It could be possible that Carol Danvers has amnesia in the movie, like she has had in the comics. Not to mention that when Danvers began her superhero career as Ms. Marvel decades ago, she had a split personality without her even knowing about it. When she finally discovered her double life as the masked superhero, Ms. Marvel, she had an identity crisis. Before she spiraled beyond the point of no return, both personalities merged into one and she finally accepted herself as Ms. Marvel and Carol Danvers.

Ms. Marvel (1977) Issue #3

This would also explain one curious bit of footage of Brie Larson in her green costume when production started. The footage is her looking at a map before being interrupted by biker who wants to introduce himself. She throws the map aside, extends her hand for him to shake it, and she proceeds to break his hand.

Now this footage has entirely new context, as it can be interpreted as her having lost all her memories of Earth and needing a map to navigate. Not to mention her aggression towards the biker, seeming a bit excessive at the time the footage was released.

As for the EW photo and who it looks like she wants to punch, I think she could be face to face with Nick Fury in this scene, since the EW article does state that in this movie, he’s nothing more than a desk jockey and a desk jockey would be right at home where all the documents and evidence are stored.

This movie will be a true test of de-aging special effects

Speaking of Nick Fury, I have to say, he looks pretty damn great and the de-aging technology that Marvel Studios has been using only gets better. Ever since they first used it in Ant-Man on Micheal Douglas, it feels like they’ve been building up to this moment. Instead of just a single scene like with Robert Downey Jr. in Captain America: Civil War and Kurt Russell in Guardians of the Galaxy Vol. 2 they’re going to do it with Samuel L. Jackson for possibly an entire movie.

The Negotiator (1998)

He looks identical to his time filming The Negotiator, even having a very similar hair style too! However, what’s funny is that the nasty cut above his eye is the one he’s going to lose in this movie, according to Kevin Feige. So, we might get a fake out or two before that moment happens from someone he trusted –  the most common (and most obvious) theory thus far being someone disguised as a Skrull.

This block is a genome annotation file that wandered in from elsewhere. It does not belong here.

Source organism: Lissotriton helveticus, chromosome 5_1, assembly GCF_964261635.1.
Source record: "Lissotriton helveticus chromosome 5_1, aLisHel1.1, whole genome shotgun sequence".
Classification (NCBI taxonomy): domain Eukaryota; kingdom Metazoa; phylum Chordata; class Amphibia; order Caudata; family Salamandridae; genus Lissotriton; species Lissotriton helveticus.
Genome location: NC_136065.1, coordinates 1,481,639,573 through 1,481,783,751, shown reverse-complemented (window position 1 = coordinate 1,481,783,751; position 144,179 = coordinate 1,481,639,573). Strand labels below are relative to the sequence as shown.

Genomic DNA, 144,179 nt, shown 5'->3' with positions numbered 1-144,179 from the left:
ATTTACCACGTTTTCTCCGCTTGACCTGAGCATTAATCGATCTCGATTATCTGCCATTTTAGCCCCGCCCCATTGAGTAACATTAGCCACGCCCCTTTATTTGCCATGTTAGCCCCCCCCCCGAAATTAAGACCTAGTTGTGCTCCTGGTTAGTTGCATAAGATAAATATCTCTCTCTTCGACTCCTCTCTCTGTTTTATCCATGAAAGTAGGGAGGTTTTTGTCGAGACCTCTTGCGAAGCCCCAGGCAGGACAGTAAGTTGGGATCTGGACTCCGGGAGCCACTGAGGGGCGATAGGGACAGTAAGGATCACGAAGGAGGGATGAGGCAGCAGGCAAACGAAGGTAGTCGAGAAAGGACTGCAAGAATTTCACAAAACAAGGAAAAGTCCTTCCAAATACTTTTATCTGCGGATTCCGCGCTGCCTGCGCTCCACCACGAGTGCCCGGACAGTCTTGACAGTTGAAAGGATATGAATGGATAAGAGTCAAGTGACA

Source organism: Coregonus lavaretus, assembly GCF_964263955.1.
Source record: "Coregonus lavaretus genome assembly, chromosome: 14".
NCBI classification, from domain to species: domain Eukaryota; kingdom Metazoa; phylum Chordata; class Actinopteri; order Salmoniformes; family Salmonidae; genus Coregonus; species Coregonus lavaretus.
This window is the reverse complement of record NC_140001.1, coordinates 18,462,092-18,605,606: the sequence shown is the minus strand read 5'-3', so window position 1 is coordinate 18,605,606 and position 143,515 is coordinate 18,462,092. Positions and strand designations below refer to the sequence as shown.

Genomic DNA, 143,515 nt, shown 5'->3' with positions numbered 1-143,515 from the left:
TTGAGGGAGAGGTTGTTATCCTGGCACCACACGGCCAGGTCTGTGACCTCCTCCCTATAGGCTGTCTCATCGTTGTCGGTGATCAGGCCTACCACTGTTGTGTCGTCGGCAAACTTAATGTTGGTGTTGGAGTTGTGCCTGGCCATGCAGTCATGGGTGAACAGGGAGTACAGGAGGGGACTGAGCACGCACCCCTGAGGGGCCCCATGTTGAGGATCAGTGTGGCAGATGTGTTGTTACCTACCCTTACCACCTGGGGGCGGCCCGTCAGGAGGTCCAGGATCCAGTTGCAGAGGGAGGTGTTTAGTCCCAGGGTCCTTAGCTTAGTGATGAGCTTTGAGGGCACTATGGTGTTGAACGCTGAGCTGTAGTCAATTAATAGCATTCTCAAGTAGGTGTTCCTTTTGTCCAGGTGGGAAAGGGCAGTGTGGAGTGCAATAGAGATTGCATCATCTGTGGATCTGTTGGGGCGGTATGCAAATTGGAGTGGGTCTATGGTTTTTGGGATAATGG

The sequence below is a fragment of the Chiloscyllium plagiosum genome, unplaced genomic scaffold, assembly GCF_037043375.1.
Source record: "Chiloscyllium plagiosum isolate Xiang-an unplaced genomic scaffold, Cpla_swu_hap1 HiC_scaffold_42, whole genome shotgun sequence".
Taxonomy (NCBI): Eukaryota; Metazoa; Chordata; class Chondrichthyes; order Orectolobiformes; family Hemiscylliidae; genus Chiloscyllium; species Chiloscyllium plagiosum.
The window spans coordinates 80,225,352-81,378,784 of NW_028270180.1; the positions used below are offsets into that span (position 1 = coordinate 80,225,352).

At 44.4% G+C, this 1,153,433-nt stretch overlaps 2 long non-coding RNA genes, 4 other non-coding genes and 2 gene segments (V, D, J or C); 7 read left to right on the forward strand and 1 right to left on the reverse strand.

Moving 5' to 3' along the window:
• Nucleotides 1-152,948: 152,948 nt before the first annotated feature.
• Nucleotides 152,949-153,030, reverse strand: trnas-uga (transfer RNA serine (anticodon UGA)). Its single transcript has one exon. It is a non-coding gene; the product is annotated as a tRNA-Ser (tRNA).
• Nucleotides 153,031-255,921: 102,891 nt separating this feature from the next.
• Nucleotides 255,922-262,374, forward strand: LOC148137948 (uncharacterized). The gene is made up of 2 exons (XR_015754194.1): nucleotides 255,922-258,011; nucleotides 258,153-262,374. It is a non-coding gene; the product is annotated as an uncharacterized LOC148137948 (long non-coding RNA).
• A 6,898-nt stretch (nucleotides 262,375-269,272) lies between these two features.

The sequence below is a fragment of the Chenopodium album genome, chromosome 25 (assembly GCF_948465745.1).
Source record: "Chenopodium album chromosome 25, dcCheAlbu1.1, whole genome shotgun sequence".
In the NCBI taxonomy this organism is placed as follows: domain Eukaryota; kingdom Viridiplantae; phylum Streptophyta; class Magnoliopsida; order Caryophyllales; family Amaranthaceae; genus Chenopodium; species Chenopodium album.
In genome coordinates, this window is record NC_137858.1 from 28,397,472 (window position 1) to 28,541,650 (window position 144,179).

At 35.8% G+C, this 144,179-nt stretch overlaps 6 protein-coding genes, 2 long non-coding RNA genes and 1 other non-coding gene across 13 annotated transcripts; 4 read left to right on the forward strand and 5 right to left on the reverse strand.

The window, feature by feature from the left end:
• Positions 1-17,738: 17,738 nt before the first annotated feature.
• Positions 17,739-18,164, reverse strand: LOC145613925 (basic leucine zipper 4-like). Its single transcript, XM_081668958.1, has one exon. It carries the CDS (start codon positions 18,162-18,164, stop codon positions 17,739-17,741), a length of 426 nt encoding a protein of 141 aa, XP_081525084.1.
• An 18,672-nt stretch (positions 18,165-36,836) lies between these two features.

He also seems to be speaking to someone in this photo with long blonde hair, so, likely Carol. Heck, maybe Fury is the one that sees through her poor disguise first and gets that nasty cut from her.

The elite Kree military team of Starforce led by Mar-Vell

Before I really pick  apart this photo, you should know that Starforce is an actual group in the comics assembled by the Supreme Intelligence (essentially a giant head in a jar) that included members like:

  • Ronan the Accuser
  • Korath the Pursuer
  • Doctor Minerva
  • Captain Atlas

There are more members from the comics, but Callahan and I predict that the last member on the list,  Atlas, is the rather large man with the beard in the back of the group, since he’s the closest match to Atlas from the comics who acted as muscle for the team, especially Minerva. We also suspect that he’s being played by Titus O’Neil who hinted that he landed a role with Marvel Studios a couple months back, but it’s hard to tell from all the make up and him being so far in the back of the photo.

While Djimon Hounsou returning as Korath is easy to spot, along with Gemma Chan as Minerva, we still have no clue who the Kree soldier to the right of Carol could be.